#include <iostream> using namespace std; int n,m,k,Count; //Count records the number of times a condition is currently met and is the value of the final output. int a[1000][1000]; void dfs(int i, int j, int p, int cnt) //p represents the maximum value of all items and cnt represents the current number of items in your hand. { if (i == n - 1 && j == m - 1) //No matter what path you take, you will not be able to judge the result until you reach the bottom right corner. { if (cnt == k || cnt == k - 1 && a[i][j] > p) //There are two possible judgments at the end //1: The number of items in your hand is already the k required by the title. //2: The items in your hand are only k-1, but the value of the last lattice's treasure is greater than the current maximum value p, which also meets the criteria. Count++; //return; You don't want to use this sentence here, because you have a mandatory if statement with a bounding constraint below it. } if (i < n)//Go Down { if (a[i][j] > p) //There are two situations to go down, even if the treasure is larger than the current maximum, you can choose to take it or not. dfs(i + 1, j, a[i][j], cnt + 1); //This is the case with Grab dfs(i + 1, j, p, cnt); //This statement is taken regardless of the condition, so it must not be in an if statement, and cannot be added {}; If you add it, it becomes the case that you don't take it until the condition is met, but ignore the case when the condition is not met. } if (j < m)//Go right. Same as above. { if (a[i][j] > p) dfs(i, j + 1, a[i][j], cnt + 1); dfs(i, j + 1, p, cnt); } } int main() { cin >> n >> m >> k; for (int i = 0; i < n; i++) { for (int j = 0; j < m; j++) { cin >> a[i][j]; } } dfs(0, 0, -1, 0);//Also note here that the -1 is here, because the value of the treasure may be 0, it must start with -1, otherwise the map can't take into account every situation. cout << Count; system("pause"); return 0; }

Below is the second way of understanding, much the same as little.

#include <iostream> using namespace std; int n, m, k, Count; int a[1000][1000]; void dfs(int i, int j, int p, int cnt) p Represents the maximum value in all items, cnt Represents the current number of items in your hand. { if (i >= n || j >= m) //Unlike the above criteria, return occurs when the boundary is exceeded. return; if (i == n - 1 && j == m - 1) //You have to go to the bottom right corner to make your judgment. { if (cnt == k || cnt == k - 1 && a[i][j] > p) Count++; return; } if (a[i][j] > p) //The idea here is the same as above, and our goal is to take every situation into account on the map, because it is a recursive approach, so every coordinate situation can be considered. //You can think of these two dfs in the if statement as walking under conditions. (that is, if you can pick up a treasure, you can) { dfs(i + 1, j, a[i][j], cnt + 1); dfs(i, j + 1, a[i][j], cnt + 1); } //These two dfs ignore all the treasures on the map and just walk dfs(i + 1, j, p, cnt); dfs(i, j + 1, p, cnt); //These four dfs must be able to iterate through each case. (recursive memory traversal) } int main() { cin >> n >> m >> k; for (int i = 0; i < n; i++) { for (int j = 0; j < m; j++) { cin >> a[i][j]; } } dfs(0, 0, -1, 0); cout << Count; system("pause"); return 0; }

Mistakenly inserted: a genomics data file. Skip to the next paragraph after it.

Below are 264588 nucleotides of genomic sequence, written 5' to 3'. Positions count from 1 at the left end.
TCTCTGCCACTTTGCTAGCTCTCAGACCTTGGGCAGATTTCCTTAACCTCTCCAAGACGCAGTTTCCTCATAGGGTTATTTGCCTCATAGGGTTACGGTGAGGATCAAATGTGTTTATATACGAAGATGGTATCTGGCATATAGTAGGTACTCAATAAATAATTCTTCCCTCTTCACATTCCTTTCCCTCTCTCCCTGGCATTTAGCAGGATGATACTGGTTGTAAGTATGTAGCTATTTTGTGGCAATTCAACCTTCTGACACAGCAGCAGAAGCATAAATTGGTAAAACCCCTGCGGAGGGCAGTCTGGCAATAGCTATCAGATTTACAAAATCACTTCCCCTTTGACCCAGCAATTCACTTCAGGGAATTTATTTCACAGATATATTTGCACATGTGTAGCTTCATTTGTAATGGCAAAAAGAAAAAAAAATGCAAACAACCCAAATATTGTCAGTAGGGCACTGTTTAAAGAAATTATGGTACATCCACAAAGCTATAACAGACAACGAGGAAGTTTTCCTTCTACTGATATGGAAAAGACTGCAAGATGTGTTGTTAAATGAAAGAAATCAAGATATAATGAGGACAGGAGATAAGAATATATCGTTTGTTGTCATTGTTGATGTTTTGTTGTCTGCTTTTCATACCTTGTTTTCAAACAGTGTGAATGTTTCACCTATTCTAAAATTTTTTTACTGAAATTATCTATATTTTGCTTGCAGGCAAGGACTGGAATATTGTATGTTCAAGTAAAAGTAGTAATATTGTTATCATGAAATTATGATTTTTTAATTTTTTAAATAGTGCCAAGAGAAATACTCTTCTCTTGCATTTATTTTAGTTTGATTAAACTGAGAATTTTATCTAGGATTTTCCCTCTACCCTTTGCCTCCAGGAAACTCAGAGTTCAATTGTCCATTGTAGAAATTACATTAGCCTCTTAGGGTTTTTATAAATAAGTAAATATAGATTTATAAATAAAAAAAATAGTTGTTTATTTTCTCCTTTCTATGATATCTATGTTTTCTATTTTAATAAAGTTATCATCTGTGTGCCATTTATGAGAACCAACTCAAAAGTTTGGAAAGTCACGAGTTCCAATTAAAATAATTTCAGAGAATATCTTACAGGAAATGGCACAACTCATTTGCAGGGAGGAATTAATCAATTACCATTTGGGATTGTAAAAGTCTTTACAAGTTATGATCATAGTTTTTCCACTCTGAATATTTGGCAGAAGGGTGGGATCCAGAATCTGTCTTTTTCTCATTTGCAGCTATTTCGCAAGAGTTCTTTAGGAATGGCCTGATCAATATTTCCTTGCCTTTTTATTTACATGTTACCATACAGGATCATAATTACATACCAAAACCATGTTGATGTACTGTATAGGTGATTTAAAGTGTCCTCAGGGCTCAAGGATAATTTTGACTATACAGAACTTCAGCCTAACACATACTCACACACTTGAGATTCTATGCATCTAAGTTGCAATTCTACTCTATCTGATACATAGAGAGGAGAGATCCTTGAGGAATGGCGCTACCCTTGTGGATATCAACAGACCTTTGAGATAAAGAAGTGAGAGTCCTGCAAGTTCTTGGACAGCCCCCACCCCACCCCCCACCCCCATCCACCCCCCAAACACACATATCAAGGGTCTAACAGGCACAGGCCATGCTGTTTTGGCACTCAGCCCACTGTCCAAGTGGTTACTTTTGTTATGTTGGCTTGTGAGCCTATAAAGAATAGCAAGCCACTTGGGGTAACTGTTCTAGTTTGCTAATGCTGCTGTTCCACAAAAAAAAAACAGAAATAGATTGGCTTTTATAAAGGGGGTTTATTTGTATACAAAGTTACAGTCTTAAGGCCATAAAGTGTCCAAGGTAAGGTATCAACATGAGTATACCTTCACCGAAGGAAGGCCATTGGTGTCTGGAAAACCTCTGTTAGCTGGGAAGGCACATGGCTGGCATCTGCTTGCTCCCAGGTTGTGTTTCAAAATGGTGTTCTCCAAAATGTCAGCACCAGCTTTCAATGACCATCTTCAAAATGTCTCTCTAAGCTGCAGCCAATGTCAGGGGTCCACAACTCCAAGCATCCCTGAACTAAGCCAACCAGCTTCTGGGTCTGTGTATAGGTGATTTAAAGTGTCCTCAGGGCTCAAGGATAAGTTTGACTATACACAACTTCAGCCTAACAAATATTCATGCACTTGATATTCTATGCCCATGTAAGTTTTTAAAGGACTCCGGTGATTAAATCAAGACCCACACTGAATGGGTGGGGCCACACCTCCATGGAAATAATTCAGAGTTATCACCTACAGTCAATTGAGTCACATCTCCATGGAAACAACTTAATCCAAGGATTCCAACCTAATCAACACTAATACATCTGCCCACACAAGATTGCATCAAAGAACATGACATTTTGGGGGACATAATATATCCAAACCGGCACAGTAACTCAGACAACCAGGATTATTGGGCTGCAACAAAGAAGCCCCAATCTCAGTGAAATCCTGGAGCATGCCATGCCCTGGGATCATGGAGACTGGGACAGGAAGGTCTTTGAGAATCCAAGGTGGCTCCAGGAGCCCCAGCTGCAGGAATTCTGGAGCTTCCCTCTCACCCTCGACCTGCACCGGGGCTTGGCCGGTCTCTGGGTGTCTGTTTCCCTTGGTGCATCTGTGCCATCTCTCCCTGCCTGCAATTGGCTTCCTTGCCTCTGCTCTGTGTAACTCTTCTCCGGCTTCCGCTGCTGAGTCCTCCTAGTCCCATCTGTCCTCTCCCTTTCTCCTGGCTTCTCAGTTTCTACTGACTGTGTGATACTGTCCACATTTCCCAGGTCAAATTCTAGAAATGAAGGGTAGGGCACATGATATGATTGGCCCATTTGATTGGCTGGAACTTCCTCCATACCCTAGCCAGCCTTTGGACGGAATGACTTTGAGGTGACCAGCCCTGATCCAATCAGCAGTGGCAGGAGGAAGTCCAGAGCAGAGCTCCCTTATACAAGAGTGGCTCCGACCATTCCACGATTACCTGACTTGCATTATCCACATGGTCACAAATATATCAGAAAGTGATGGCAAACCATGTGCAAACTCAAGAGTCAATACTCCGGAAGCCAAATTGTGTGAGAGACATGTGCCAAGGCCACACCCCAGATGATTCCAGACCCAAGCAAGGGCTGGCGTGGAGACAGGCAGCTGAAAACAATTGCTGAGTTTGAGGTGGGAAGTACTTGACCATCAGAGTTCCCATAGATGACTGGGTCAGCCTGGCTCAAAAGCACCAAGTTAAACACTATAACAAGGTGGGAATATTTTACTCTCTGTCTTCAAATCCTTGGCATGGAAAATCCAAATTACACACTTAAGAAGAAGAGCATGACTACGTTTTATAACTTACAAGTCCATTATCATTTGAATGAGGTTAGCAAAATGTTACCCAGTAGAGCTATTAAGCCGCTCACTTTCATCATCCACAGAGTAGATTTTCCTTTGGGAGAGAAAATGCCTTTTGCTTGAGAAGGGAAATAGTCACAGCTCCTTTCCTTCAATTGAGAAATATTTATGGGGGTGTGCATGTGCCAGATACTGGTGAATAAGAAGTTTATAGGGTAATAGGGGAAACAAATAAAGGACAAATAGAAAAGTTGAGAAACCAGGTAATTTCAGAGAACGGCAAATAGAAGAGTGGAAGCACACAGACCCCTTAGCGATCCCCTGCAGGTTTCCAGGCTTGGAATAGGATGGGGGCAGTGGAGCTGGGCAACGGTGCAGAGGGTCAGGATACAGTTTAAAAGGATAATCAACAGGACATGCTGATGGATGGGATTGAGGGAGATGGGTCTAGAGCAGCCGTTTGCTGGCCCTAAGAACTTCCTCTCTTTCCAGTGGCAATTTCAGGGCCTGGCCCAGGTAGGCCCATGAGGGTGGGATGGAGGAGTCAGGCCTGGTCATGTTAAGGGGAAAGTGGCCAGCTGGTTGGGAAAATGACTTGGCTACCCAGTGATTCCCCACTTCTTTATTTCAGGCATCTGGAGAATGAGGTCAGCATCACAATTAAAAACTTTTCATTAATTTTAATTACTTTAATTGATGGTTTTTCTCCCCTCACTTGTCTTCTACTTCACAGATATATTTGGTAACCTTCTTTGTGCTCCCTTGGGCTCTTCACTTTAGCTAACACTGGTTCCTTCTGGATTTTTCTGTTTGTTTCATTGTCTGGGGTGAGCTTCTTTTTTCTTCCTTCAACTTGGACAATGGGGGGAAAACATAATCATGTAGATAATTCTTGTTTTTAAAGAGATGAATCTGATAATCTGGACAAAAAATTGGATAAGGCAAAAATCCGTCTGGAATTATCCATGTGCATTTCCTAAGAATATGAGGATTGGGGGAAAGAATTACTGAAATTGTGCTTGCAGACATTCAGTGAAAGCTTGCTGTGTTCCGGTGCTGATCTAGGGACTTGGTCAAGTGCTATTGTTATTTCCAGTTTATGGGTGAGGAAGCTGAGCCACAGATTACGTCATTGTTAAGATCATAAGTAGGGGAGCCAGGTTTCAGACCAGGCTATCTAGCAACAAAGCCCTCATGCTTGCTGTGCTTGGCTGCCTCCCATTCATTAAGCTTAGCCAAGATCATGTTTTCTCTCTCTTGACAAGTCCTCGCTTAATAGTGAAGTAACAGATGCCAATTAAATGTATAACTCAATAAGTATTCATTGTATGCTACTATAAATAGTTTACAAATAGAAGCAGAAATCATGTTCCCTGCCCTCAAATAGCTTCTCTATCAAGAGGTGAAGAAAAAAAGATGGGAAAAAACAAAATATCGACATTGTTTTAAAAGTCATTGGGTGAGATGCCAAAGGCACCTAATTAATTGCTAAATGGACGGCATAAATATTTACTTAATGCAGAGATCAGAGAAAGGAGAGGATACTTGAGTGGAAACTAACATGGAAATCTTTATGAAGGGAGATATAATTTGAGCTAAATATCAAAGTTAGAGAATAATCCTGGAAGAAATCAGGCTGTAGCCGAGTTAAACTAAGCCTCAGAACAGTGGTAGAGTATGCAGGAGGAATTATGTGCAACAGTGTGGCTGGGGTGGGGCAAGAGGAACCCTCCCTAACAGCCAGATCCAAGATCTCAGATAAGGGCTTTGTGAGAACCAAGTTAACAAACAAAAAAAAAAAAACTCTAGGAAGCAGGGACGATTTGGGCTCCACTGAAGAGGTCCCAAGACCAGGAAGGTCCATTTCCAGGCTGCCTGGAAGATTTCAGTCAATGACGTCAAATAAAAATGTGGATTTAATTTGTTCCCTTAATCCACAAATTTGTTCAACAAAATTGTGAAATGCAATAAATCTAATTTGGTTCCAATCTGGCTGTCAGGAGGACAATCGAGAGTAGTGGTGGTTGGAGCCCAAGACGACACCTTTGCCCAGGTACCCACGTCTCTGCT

## Wave series

It really takes time for you to understand the details.

Ideas:

As shown in the following figure, the first item of the sequence is x, the tolerance is set, set={a, -b};

From the first image below, we can see that the number of set s is n*(n-1)/2 (formula: first plus last divided by 2)

We let cnt=n*(n-1)/2 (i.e. the number of sets) use these analyses to show that the following conditions are satisfied: sequence sum=Sn=nx+cnt set

We assume that the number of a is num1, because the sum of a and B is cnt, then the number of B is cnt-num1. An expression nx+a * num1-b(cnt-num1)=s can be derived. Convert the location to n * x=s-anum1+b(cnt-num1);. As we have said above, the maximum number of set tings is n(n-1)/2. Sets have two possibilities, A and B. If all is a, that is, a maximum of n*(n-1)/2 a (at this point 0 b), then knowing this formula is easy because there are only two unknown numbers x and num1 in the formula, and we have said that the upper limit of num1 (that is, the number of a) is n*(n-1)/2. We just need to enumerate this n*(n-1) /2 Do a for loop to find the value that meets the criteria, and you will know the value of X when you know the num1 that meets the criteria.

int ans=0;//Used to record the number of times a condition has been met. int cnt=n*(n-1)/2; //The sum of quantities a and b. for(int i=0;i<=cnt;i++) //This is to enumerate all possible quantities of a starting from 0. As long as x is an integer, a of this number is qualified at this time. { long long h=s-i*a+(cnt-i)*b; //First of all, you need to know what this code means. Combining the formula above, you can see that h here represents even n*x; that's why the lower if judges if(h%n==0)//This judgment means to express that as long as x is an integer, the number of a at this time is sufficient. ans+=f[i];//Here, f[i] will be described below. Anyway, just know that the number of I in this for loop at this time is the number of A. f[i] indicates that the current number of a satisfies the combination. Maybe you can't see what combination I'm talking about here. I'll introduce it below. }